Category Archives: Memory

Eyewitness to the Lincoln Assassination: Brought to You by Winston

Screen shot 2014-03-10 at 10.20.01 AMToday (while recovering from yesterday’s LA Marathon) I have been rewatching this fascinating television appearance by the last living person to witness the assassination of Abraham Lincoln at Ford’s Theater. His name is Samuel Seymour, and he was 96 years old when this show, I’ve Got a Secret, aired in 1956.
This is an interesting look at Civil War era memory in action. Seymour was only five years old at the time of the shooting, and he only recalls a man (John Wilkes Booth) falling from the balcony on to the stage. As he says…”It scared him to death.” Only later did he learn of the significance of the event.

This mid-1950s television show somewhat trivializes Lincoln’s assassination, and really really makes me want to smoke a Winston cigarette, but I have to say I was captivated by the elderly man – a witness to a momentous event in American history. Illustrating that even in the television age (which I am pretty sure is on it’s way out now) we are not so far removed from the war.

I am going to add this vintage Civil War related footage to my list of favorites right up there with the famous clip of Union and Confederate veterans shaking hands at the stone wall on Cemetery Ridge in 1938.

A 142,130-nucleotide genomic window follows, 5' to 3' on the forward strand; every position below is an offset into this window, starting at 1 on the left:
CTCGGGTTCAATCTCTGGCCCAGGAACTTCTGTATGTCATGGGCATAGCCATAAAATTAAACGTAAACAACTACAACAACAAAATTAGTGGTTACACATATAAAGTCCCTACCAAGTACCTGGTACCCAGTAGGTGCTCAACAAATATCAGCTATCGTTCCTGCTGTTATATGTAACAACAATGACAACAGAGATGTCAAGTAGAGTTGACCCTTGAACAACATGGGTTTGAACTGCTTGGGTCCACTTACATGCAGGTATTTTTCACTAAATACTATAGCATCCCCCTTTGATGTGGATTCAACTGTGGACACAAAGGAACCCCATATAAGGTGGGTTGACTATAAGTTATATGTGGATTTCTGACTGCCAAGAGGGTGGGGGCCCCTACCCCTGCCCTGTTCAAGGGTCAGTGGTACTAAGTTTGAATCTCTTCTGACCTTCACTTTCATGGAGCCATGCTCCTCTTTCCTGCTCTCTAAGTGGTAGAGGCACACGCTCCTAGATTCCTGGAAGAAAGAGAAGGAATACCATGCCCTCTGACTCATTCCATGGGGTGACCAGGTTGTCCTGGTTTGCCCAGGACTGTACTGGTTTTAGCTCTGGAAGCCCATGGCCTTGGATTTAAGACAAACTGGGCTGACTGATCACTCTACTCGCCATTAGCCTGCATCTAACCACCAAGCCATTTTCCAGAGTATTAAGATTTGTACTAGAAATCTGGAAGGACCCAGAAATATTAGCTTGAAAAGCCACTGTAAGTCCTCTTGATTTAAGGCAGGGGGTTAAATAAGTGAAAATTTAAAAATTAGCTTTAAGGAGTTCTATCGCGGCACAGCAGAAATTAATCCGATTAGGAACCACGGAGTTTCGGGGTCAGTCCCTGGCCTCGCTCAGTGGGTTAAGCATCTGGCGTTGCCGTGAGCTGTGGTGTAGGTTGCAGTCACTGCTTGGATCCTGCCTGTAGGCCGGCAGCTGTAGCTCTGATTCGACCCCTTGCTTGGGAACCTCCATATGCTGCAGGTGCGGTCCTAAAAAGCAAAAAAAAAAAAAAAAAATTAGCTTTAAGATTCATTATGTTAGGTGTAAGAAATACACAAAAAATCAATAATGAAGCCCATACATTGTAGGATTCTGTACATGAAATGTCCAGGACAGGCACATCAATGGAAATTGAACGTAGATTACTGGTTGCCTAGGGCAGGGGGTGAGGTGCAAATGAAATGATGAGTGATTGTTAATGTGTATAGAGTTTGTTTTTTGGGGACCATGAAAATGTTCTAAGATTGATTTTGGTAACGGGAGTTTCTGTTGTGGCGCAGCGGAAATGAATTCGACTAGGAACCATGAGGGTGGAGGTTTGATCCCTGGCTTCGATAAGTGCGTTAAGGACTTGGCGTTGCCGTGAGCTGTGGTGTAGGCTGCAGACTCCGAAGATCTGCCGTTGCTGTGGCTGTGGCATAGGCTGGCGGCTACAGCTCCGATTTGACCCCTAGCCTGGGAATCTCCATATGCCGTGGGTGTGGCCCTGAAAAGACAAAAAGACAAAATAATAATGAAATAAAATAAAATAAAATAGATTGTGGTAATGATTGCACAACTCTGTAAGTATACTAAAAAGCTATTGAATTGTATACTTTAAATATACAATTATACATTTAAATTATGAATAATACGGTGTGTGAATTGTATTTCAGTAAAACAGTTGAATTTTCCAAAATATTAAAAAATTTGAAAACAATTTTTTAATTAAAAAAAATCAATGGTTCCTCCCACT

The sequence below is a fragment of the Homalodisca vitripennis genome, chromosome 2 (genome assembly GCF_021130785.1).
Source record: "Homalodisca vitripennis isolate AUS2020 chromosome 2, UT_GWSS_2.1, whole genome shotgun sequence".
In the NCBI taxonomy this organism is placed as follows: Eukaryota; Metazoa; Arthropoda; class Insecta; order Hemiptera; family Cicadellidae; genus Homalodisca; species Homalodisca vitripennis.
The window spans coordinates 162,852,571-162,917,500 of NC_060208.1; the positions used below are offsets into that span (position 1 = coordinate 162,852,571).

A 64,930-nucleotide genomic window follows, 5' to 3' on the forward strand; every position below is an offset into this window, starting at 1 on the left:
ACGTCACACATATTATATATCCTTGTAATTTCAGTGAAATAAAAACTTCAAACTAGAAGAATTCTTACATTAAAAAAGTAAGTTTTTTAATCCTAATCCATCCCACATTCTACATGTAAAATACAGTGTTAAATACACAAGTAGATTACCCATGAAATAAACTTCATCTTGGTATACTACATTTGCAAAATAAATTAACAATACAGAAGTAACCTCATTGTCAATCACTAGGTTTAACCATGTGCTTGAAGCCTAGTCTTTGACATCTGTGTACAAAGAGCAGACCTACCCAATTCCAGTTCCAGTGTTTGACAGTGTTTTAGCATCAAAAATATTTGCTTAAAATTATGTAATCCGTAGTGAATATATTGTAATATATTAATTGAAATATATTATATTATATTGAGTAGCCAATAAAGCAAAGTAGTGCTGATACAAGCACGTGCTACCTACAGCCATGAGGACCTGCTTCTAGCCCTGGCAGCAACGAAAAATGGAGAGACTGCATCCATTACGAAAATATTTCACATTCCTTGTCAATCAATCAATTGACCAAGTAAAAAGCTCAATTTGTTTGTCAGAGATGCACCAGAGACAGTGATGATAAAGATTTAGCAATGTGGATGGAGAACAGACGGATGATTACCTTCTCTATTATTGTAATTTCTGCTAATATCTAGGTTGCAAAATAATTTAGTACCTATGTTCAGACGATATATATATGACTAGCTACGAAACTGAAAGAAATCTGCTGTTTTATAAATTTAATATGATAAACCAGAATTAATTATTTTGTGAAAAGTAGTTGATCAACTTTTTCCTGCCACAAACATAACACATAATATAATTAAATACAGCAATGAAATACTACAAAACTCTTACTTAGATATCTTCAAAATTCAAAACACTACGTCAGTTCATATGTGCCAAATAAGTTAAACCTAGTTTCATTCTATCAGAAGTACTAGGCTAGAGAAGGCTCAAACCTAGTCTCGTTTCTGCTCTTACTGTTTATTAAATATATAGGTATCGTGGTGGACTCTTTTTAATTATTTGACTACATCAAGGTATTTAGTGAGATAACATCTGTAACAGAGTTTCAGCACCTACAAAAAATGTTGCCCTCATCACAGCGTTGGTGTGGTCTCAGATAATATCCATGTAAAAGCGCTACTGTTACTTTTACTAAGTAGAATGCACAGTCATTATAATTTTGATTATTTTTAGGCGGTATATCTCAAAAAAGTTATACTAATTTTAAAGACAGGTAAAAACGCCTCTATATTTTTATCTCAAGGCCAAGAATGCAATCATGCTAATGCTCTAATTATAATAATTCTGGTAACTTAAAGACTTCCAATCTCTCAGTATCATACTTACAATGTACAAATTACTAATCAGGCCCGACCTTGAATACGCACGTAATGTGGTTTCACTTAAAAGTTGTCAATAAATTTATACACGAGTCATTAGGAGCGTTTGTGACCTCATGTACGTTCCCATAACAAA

Here is the Seymour clip in full:

With compliments,
Keith

Who are the Caretakers of Modern Civil War Memory?

Screen shot 2014-01-24 at 10.17.59 AMCertainly not historians. We are far too busy with analysis to actually look after the memories we so laboriously scrutinize. But to ask who will shepherd over memories begs the question: what memories are people preserving? Civil War veterans were the first to take on this task – and they did so in fine style. Modern Civil War memory is up for grabs, and the preservation duty seems to have fallen to sons, daughters, and other heritage groups. A likely choice given that these groups have a keen interest in the war. But as they preserve are they in fact writing a new set of memories? Without question. I open the floor for discussion…

With compliments,

Keith